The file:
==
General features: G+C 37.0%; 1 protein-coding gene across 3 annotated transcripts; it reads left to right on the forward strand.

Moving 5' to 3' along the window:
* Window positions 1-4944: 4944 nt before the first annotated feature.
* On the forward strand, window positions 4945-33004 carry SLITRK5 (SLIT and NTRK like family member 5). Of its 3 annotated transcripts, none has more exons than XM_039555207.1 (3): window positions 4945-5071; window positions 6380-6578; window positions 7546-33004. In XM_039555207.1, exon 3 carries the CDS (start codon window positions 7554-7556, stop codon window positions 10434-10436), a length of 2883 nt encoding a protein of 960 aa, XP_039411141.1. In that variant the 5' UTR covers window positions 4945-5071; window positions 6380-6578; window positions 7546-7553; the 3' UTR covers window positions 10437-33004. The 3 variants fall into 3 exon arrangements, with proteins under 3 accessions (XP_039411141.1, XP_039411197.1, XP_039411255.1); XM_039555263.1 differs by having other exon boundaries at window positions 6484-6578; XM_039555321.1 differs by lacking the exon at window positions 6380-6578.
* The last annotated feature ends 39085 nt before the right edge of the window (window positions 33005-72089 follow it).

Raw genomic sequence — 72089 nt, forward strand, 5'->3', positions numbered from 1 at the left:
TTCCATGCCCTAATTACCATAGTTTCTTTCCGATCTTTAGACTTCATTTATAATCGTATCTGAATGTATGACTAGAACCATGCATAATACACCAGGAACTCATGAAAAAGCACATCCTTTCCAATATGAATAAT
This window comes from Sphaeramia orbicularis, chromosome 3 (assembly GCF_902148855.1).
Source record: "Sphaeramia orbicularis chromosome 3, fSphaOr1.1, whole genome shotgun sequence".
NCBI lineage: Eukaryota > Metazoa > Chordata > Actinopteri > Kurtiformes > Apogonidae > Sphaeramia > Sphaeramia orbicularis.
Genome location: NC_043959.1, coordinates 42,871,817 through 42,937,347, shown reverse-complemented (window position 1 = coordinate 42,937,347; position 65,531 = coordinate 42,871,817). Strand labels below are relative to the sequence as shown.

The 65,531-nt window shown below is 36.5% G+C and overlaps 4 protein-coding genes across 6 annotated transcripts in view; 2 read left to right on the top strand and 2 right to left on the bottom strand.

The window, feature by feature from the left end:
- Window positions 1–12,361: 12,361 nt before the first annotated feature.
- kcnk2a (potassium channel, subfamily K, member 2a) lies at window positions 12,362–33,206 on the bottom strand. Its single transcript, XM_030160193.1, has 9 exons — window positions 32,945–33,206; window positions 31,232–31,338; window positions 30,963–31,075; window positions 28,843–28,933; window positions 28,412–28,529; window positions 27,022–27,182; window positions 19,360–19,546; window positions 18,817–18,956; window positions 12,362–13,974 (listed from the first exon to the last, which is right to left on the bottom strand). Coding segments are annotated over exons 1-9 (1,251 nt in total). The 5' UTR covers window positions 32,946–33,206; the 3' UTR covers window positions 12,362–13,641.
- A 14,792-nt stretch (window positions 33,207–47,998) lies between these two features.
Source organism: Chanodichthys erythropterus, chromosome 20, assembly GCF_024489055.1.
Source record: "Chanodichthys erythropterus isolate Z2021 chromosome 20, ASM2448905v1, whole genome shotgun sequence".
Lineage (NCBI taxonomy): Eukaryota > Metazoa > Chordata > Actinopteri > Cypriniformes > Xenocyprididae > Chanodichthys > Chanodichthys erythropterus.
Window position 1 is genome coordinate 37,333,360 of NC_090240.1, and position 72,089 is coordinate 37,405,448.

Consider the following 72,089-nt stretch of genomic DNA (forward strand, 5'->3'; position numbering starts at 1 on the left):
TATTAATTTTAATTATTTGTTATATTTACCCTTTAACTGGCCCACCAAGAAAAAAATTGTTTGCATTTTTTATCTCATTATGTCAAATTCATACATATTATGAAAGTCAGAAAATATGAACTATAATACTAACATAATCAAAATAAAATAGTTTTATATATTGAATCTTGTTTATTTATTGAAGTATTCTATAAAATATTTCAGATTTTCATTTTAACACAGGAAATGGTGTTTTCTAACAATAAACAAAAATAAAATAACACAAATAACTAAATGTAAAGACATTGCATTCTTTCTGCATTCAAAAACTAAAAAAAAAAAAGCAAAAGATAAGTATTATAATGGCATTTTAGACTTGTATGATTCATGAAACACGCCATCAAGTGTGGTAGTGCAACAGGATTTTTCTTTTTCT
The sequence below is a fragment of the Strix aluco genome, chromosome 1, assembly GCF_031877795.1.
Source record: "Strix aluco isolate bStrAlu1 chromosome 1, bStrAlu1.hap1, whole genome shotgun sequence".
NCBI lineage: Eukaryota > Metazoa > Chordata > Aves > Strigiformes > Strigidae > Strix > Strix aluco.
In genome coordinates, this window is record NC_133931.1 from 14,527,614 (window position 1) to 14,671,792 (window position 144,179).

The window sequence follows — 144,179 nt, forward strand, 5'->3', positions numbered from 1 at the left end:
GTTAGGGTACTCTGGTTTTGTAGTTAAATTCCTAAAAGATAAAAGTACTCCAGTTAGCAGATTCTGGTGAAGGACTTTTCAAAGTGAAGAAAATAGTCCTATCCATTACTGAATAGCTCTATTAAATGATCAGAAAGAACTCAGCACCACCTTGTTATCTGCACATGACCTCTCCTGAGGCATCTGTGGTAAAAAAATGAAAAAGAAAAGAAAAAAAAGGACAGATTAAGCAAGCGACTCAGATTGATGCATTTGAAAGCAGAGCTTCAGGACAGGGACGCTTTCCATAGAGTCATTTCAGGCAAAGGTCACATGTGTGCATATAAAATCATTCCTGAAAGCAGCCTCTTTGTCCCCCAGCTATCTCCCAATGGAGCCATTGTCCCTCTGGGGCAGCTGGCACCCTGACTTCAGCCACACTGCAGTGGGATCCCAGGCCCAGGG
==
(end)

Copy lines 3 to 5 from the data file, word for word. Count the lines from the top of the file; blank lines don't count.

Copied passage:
* Window positions 1-4944: 4944 nt before the first annotated feature.
* On the forward strand, window positions 4945-33004 carry SLITRK5 (SLIT and NTRK like family member 5). Of its 3 annotated transcripts, none has more exons than XM_039555207.1 (3): window positions 4945-5071; window positions 6380-6578; window positions 7546-33004. In XM_039555207.1, exon 3 carries the CDS (start codon window positions 7554-7556, stop codon window positions 10434-10436), a length of 2883 nt encoding a protein of 960 aa, XP_039411141.1. In that variant the 5' UTR covers window positions 4945-5071; window positions 6380-6578; window positions 7546-7553; the 3' UTR covers window positions 10437-33004. The 3 variants fall into 3 exon arrangements, with proteins under 3 accessions (XP_039411141.1, XP_039411197.1, XP_039411255.1); XM_039555263.1 differs by having other exon boundaries at window positions 6484-6578; XM_039555321.1 differs by lacking the exon at window positions 6380-6578.
* The last annotated feature ends 39085 nt before the right edge of the window (window positions 33005-72089 follow it).